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Subsistence Hunting in Gambell Suffering Due to Community Fuel Shortage

Fuel rations have been imposed on all Gambell residents for about a month, after their one barge shipment from last year failed to deliver the community’s supply of fuel. Gambell’s ability to subsistence hunt and stock up on food for the future is being negatively impacted by this fuel shortage.

According to multiple sources, the community’s summer fuel delivery from Crowley could not be unloaded in Gambell last June. City Clerk Charlotte Apatiki says there are a couple reasons why Gambell was left without its yearly supply of fuel, including a leaking fuel line.

“So they (the barge) couldn’t deliver the first run of fuel because of the fuel leak. And then their second attempt was later on in the summer. We were stormy for about a week then or maybe a little over a week, and they couldn’t get to the fuel line over there at north beach to deliver the gas, so they (the barge) just turned back .”

– Charlotte Apatiki

Crowley Fuels was the fuel barge operator trying to unload fuel at Gambell on those occasions. The company is also one of the main fuel providers for many other communities in the Bering Strait region.

The U.S. Army Corps of Engineers has noted that several fuel barge operators say landing a vessel at Gambell is always weather dependent. But residents say the Crowley barge captain could have landed on at least one of the attempts made last year.

After reaching the last of their fuel reserves last month, Gambell’s Native Store, which is owned by the Native Village of Gambell (IRA/Tribal Council), had to put restrictions on resident’s fuel purchases. These make for trying times for Jeremiah Apatiki, the local store manager.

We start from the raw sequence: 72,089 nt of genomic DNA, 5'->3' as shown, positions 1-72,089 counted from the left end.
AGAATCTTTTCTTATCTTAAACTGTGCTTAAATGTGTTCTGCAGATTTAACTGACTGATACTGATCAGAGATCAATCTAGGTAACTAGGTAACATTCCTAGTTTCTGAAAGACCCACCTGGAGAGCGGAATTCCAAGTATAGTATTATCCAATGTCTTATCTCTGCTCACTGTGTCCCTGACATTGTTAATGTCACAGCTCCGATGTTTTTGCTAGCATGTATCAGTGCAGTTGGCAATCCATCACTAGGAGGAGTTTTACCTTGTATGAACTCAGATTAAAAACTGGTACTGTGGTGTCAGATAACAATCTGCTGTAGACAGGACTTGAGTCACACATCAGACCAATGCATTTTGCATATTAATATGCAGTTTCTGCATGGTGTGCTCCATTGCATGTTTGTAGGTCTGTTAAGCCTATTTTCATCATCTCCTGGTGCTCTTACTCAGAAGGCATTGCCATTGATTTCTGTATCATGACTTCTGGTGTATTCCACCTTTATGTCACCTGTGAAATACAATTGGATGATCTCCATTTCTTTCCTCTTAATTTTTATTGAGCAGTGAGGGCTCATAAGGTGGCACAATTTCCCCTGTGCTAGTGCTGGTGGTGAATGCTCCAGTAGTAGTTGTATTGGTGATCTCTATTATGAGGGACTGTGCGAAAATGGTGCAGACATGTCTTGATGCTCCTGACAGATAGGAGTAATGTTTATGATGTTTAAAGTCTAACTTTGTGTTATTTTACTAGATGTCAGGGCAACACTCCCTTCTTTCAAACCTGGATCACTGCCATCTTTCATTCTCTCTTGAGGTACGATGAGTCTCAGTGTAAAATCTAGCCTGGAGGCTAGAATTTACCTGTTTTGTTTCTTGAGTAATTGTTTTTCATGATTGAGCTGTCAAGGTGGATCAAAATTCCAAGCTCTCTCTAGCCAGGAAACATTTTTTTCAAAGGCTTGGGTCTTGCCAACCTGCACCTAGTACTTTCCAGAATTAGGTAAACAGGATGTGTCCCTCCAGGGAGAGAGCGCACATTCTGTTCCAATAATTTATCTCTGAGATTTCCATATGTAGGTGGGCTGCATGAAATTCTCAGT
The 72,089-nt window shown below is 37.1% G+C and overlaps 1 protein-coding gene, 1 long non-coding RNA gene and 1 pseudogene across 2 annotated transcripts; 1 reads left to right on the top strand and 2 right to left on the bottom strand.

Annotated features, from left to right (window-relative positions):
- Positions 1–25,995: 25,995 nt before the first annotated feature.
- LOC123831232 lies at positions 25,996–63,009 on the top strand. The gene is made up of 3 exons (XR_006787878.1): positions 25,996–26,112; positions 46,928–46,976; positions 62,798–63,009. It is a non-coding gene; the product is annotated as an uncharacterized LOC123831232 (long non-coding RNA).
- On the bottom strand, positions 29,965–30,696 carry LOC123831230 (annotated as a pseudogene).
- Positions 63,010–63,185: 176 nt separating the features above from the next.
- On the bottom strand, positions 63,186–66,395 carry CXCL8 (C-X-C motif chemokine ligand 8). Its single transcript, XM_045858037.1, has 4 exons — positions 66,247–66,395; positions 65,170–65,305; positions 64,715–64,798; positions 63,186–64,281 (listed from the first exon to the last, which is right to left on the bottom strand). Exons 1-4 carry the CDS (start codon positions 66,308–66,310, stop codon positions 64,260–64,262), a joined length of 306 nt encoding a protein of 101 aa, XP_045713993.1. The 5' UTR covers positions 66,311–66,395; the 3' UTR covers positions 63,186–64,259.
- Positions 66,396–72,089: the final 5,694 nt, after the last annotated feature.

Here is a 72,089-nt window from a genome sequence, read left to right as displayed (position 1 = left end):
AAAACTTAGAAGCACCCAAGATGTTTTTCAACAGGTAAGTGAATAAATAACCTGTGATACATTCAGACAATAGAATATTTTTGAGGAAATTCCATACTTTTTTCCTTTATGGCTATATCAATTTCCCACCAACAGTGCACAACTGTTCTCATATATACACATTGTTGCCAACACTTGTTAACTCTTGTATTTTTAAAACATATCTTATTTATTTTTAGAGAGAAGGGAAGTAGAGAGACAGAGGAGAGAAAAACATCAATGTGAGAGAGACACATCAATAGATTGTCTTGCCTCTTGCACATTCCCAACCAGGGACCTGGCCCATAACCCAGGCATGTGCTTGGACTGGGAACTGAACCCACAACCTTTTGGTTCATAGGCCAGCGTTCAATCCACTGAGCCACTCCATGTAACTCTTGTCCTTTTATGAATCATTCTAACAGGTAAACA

“It’s hard…I have to limit everybody, their ATV. For boating, it’s really hard now because it’s spring time and its boating season and everyone needs their gas. So we limit them now, we limit them [to] two gallons a day per ride and the boat captains (get) 30 gallons for now, per trip.”

– Jeremiah Apatiki

Apatiki says 30 gallons per day for their captains is not enough if they’re already having to travel 70 miles or further away from the community to find suitable ice for hunting.

For now, Gambell’s Native store has paid for the community to receive three emergency fuel deliveries via airplane at 3,900 gallons a piece, while ANICA is facilitating the delivery. The hope is that these shipments will support Gambell’s needs until this summer’s fuel barge delivery comes in June. Jeremiah Apatiki says their first 3,900-gallons lasted about a week.

City Clerk Charlotte Apaitiki says Gambell’s three main entities: the IRA Council, city, and village corporation, were concerned the cost of flying in emergency fuel would gradually get more expensive and wouldn’t last them until the next fuel barge arrives.

“(So) they made a resolution to the governor, asking for assistance, requesting that the National Guard bring shipments in so our [fuel] prices wouldn’t rise. ANICA is probably going to raise the price every time they fly a shipment of gasoline in(to Gambell).”

– Charlotte Apatiki

Kawerak’s Charlene Saclamana says she was not involved in the drafting or submittal process for Gambell’s emergency declaration issued to the state. However, Kawerak mentioned that Saclamana originally recommended community leaders pursue this avenue to receive quick assistance.

It is unclear what the state’s response will be to Gambell’s emergency situation as a spokesperson for Governor Mike Dunleavy’s office could not be reached for comment. According to a spokesperson with the National Guard, as of this week they have not been involved in any aviation-mission related to delivering fuel to Gambell.

According to Jeremiah Apatiki, the community restrictions on fuel usage will be in effect until sometime next month, whenever the next fuel barge can unload in Gambell.

UPDATE: This article originally misstated that the Gambell Native Store was owned by ANICA, when in fact it is owned by the local IRA. In addition, ANICA is not footing the bill for these emergency fuel deliveries, the Gambell Native Store is paying for those costs.
Those corrections have been made to the article and KNOM regrets the inaccuracies.

Image at top: Local hunters’ boats in Gambell. Photo from Davis Hovey, KNOM (2017).

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